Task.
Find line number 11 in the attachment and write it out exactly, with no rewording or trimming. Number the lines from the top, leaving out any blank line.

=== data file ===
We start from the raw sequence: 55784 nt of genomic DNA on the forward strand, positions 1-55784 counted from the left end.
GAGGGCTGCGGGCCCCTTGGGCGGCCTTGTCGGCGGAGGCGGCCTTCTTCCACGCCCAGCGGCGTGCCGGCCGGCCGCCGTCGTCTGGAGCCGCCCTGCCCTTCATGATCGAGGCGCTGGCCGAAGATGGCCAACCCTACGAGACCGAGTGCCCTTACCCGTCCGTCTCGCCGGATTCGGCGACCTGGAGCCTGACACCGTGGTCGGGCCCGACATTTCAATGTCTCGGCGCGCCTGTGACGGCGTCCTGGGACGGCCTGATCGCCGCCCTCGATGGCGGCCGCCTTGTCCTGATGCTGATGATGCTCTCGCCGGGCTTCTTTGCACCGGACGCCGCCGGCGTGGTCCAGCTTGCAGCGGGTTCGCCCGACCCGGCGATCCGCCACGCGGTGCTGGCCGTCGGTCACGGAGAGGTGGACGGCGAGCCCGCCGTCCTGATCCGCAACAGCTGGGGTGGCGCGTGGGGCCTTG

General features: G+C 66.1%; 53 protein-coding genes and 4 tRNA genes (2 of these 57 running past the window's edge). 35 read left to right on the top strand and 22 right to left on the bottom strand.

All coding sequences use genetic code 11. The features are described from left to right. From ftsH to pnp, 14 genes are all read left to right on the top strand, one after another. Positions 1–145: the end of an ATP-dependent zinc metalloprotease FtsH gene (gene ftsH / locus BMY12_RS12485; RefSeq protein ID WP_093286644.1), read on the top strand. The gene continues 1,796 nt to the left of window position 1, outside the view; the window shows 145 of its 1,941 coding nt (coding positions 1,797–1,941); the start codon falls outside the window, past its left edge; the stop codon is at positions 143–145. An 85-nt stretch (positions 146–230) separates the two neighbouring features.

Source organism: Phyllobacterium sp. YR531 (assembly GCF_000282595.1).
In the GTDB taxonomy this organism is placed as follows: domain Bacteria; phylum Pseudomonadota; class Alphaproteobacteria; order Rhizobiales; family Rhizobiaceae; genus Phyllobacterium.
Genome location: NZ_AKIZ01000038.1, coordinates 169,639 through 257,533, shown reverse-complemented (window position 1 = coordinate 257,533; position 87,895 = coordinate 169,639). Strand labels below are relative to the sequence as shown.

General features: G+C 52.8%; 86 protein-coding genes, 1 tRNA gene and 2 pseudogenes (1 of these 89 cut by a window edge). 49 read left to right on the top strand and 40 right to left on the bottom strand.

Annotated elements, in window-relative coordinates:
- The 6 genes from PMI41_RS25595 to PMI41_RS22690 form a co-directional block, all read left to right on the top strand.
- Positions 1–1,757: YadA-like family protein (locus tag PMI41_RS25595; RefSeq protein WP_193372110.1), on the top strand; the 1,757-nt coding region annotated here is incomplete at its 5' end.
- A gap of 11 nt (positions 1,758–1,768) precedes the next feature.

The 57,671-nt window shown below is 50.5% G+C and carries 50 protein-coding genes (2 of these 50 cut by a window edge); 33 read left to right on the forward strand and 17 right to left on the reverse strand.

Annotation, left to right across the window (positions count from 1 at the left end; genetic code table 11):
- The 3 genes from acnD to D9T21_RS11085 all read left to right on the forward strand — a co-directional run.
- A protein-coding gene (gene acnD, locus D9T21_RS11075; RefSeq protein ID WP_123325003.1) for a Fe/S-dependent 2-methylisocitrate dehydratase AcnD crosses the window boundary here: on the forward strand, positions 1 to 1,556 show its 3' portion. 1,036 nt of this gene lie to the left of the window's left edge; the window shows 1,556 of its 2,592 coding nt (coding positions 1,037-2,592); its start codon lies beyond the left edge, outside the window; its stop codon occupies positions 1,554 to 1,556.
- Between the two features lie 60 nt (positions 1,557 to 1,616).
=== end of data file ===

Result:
- Positions 1–1,757: YadA-like family protein (locus tag PMI41_RS25595; RefSeq protein WP_193372110.1), on the top strand; the 1,757-nt coding region annotated here is incomplete at its 5' end.